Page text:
5) Cover crops protect the environment from free-roaming nitrates. Winter cover crops help reduce nitrogen leaching. Barley, oats and triticale are planted between vine rows of vineyards and similar to help capture nitrogen and recycle it following incorporation. By the time the primary crop is harvested, the remaining nitrogen is in the nitrate form via nitrification. Cover crops take up nitrates for early vegetative growth and convert them into proteins, thereby stabilising the nitrogen. Decomposing protein then releases ammonium to be taken up by plants or converted back to nitrate where it is still in a plant available form.

6) Manure and compost application: the nitrogen content should always be factored into the equation.

Nitrogen forms the basis of amino acids and proteins, the building blocks of life; an essential constituent of nucleic acids, DNA, RNA, and enzymes, which are all made up of proteins. It is a necessary component of vitamins biotin, thiamine, niacin and riboflavin.

Nitrate is paramount to the formation of chlorophyll which is the green pigment within chloroplasts where photosynthesis takes place. The central part of the chlorophyll molecule consists of a magnesium atom surrounded by four nitrogen atoms plus carbon, hydrogen and oxygen.

Protein is decomposed by aerobic soil organisms and the nitrogen is released from these organisms as ammonia gas which is quickly converted to plant available ammonium in ideal situations.

Forms of nitrogen in fertilisers and their impact on soil and plants.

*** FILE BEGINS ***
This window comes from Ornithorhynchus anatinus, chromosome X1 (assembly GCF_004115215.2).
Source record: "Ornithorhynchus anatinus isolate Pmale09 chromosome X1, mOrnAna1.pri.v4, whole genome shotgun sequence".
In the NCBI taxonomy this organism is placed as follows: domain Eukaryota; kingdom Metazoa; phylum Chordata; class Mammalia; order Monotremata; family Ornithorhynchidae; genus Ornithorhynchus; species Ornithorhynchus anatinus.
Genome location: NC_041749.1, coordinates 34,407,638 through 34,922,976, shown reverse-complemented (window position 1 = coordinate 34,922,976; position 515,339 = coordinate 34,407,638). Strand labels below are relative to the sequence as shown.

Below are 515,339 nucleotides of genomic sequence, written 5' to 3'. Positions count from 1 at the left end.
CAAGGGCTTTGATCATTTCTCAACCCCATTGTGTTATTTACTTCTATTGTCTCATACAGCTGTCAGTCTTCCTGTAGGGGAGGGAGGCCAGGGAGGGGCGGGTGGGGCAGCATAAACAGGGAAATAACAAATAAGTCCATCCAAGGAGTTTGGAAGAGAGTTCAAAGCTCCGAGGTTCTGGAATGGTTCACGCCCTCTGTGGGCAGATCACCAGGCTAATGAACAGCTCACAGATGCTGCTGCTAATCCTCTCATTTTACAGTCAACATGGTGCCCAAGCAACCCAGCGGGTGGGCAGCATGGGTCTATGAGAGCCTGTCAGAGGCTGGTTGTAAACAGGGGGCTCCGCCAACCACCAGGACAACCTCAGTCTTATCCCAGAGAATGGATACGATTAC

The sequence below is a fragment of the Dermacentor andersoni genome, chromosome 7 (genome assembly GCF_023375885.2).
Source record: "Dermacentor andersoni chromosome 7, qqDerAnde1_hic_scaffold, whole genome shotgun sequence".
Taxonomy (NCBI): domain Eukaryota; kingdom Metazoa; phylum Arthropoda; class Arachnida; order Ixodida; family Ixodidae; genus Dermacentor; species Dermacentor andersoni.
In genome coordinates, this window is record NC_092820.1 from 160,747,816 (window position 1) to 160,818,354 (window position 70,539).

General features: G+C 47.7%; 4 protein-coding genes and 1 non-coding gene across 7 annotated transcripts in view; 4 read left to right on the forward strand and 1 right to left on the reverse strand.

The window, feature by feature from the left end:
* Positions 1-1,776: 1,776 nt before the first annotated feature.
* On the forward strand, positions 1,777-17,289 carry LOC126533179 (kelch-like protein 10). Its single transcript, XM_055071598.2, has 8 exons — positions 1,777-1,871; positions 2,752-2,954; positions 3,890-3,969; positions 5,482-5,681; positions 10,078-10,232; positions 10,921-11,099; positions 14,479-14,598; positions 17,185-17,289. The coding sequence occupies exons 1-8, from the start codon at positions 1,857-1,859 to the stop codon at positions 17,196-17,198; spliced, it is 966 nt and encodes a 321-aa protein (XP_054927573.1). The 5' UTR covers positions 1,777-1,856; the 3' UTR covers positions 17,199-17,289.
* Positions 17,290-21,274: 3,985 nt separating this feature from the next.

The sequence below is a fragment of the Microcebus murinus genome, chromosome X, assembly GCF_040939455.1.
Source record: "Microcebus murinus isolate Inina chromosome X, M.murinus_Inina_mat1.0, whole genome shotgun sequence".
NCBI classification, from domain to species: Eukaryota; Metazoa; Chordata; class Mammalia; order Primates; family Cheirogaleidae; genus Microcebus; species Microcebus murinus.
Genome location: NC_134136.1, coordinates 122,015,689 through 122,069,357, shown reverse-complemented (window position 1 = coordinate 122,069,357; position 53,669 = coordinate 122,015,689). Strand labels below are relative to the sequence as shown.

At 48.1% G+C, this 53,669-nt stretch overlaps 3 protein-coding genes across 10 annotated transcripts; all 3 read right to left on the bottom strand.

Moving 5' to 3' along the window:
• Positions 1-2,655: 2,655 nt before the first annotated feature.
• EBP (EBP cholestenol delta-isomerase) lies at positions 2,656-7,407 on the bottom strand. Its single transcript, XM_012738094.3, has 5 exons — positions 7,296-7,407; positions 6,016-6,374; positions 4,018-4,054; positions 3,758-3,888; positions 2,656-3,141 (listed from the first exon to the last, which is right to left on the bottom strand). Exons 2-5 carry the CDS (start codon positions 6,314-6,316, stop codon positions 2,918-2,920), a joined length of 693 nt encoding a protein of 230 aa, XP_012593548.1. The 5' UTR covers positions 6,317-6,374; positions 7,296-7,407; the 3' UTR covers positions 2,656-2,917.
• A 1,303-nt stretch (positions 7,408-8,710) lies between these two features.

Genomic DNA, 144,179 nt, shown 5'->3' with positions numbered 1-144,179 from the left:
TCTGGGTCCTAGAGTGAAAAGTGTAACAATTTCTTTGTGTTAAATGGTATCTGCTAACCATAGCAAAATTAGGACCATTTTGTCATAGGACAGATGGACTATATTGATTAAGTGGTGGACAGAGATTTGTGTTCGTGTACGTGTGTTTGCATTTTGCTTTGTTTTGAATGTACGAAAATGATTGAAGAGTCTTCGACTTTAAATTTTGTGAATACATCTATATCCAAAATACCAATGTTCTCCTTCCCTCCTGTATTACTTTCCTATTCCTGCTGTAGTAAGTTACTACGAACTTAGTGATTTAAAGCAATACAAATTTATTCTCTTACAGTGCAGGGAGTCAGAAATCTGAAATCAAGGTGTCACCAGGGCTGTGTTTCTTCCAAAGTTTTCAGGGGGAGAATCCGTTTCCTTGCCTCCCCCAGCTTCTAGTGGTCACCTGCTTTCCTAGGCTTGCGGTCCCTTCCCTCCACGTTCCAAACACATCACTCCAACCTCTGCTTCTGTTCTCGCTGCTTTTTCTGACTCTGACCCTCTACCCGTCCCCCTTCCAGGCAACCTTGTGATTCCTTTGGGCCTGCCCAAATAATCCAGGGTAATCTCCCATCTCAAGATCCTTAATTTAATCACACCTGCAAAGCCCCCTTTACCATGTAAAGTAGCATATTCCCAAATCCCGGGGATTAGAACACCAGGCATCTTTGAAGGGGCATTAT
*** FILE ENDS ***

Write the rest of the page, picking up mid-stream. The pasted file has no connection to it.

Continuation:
Ammonium – ammonium sulphate, mono-ammonium phosphate, di-ammonium phosphate

Nitrate – potassium nitrate calcium nitrate magnesium nitrate

Urea (NH2-CO-NH2) is in the amine form. The most commonly used nitrogen source in agriculture. The cheapset product, but notoriously unstable, and with negative down-stream consequences.

Zeolite: capable of holding onto nitrogen (especially ammonium) and is a permanent addition to the soil and increases its water and nutrient holding capacity.

Humates: as liquid or granules which dissolve at the same rate as urea; can extend the life of nitrogen in urea by 60 days. Humic acid should be used at a rate 5%-10%. Humic acid also provides a source of food for microbes.

Ammonium can attach to negative soil particles or form compounds with nitrates, sulphates or phosphates, and will be plant available and secure from leaching.

However, in warm, moist conditions, microbes quickly convert ammonium to nitrate which can then be leached away. Stabilising with humic acid and zeolite will help slow down nitrification.

The conversion of ammonium to amines to amino acids occurs in the roots. The energy used causes plants to send more sugar to the roots. The plant is then stimulated to produce more chlorophyll.

The increase in photosynthesis is the reason why ammonia turns leaves dark green and actually results in net gain of energy to the plant.

Nitrate is the end product of nitrification. Most fertiliser applications force plants to take in nitrogen in this form during the production phase of the crop. This goes against nature’s intentions. That is, nitrate should go in during the vegetative stage of the crop and ammonium during the reproductive stage of the crop. Nitrate conversion to amine (NH2) is an energy expensive process which relies on sunlight and Molybdenum to enable the nitrate reductase enzyme to be activated. Ammonium from decay is released near live plant roots and taken up before nitrification takes place.

The pH surrounding the rhizosphere is low to stimulate soil microbes and promote the uptake of nutrients to stimulate further production of chlorophyll. Nitrates are needed for cellular pH maintenance, obtained through decomposing organic matter on the soil surface which goes through nitrification. Also nitrogen is made available from atmospheric oxidation of nitrgoen, nitrate and rain carrying nitrate to roots.

The nitrogen cycle

nitrogen nutrient image

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Organic matter is important to be able to build anion levels in the soil. (Figures in ppm.) The higher the OM, the higher the anions.